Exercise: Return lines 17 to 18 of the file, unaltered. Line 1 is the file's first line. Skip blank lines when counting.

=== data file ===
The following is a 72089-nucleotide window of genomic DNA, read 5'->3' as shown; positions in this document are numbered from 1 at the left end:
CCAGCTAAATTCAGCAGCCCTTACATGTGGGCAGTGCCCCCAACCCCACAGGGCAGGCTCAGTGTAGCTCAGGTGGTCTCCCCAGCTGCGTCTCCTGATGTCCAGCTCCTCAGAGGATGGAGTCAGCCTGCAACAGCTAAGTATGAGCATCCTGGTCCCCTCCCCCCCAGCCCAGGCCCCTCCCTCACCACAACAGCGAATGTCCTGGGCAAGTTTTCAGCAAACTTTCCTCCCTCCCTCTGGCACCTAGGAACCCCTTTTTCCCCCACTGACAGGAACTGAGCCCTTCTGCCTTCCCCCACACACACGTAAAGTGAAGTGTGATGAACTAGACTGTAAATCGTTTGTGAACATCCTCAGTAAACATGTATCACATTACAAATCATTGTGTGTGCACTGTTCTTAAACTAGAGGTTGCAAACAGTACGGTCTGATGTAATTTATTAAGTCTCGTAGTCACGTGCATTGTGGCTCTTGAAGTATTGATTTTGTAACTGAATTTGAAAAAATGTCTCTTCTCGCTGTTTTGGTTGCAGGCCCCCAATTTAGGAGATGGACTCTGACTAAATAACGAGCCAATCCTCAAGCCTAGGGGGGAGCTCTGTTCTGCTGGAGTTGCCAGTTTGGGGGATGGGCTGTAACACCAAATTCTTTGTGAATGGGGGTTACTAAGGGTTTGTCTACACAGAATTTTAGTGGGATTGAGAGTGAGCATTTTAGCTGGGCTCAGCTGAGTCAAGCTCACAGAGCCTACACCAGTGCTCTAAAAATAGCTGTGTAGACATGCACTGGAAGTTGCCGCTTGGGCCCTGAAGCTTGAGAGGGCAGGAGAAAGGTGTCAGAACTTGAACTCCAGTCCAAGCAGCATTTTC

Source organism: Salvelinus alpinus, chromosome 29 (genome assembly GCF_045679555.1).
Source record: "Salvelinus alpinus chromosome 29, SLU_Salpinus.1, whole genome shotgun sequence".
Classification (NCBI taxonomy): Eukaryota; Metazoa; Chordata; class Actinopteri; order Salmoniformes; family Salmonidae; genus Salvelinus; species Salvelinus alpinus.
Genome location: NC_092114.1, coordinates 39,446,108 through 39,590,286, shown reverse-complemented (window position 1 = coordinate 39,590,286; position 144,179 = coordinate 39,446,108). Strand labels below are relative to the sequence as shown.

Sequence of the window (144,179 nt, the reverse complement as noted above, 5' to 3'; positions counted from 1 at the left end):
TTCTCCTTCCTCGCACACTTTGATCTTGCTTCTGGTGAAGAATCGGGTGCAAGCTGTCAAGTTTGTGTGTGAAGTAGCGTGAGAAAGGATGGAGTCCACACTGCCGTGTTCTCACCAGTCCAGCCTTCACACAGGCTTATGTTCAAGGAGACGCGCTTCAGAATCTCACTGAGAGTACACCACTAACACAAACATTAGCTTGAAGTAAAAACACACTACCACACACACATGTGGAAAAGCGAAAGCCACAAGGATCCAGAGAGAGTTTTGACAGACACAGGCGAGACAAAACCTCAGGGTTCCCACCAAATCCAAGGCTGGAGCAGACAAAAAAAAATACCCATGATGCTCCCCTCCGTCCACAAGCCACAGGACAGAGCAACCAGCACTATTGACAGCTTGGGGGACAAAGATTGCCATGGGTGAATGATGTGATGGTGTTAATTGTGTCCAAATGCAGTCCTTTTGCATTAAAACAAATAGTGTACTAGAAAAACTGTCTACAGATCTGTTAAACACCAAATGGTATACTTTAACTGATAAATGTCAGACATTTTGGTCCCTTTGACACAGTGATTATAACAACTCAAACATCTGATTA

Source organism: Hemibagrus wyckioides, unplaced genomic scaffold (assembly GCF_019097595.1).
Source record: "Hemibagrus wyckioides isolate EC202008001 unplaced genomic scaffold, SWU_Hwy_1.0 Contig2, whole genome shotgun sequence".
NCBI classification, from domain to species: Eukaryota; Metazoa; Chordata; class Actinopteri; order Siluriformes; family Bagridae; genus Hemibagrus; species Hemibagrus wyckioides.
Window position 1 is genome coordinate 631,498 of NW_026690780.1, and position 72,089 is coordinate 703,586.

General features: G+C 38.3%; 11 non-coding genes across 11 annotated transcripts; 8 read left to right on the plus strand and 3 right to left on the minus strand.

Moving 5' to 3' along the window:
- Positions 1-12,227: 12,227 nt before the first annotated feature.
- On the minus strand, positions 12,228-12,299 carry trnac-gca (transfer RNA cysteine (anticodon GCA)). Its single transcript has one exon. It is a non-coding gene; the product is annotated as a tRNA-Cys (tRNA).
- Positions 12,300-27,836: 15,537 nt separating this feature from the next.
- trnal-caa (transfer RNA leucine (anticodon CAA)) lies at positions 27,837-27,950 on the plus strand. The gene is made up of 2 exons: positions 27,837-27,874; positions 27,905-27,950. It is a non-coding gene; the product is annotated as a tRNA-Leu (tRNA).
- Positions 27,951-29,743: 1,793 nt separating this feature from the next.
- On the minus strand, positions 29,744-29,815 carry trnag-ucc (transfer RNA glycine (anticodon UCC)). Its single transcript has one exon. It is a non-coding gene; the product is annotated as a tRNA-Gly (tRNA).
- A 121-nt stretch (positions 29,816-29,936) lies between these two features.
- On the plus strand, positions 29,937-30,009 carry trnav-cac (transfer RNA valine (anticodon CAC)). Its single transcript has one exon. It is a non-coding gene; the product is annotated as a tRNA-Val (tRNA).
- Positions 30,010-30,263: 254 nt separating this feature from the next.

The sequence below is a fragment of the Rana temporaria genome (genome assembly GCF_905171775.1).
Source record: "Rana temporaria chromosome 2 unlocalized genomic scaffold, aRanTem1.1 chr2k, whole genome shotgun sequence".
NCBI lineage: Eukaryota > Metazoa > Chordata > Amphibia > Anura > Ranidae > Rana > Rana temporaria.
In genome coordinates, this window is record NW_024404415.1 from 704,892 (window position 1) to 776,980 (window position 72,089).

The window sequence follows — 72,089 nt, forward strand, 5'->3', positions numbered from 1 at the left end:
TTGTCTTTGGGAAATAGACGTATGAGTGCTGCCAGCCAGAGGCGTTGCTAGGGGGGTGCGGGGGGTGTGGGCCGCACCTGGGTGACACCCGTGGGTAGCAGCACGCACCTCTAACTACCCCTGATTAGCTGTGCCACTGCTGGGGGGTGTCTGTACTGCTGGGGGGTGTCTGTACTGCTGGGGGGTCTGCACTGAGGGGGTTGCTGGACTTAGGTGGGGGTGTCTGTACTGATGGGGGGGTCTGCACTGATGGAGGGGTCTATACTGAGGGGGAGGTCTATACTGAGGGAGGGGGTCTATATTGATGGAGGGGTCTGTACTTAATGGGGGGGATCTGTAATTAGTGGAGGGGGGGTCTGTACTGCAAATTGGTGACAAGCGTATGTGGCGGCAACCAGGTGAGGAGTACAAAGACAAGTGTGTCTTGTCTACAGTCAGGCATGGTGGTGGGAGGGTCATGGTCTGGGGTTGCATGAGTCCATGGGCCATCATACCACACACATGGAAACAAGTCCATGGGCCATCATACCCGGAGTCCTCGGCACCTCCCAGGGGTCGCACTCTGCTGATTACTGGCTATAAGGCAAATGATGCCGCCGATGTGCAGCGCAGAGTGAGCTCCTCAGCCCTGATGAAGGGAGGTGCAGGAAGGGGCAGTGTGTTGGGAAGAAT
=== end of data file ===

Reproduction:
- Positions 12,300-27,836: 15,537 nt separating this feature from the next.
- trnal-caa (transfer RNA leucine (anticodon CAA)) lies at positions 27,837-27,950 on the plus strand. The gene is made up of 2 exons: positions 27,837-27,874; positions 27,905-27,950. It is a non-coding gene; the product is annotated as a tRNA-Leu (tRNA).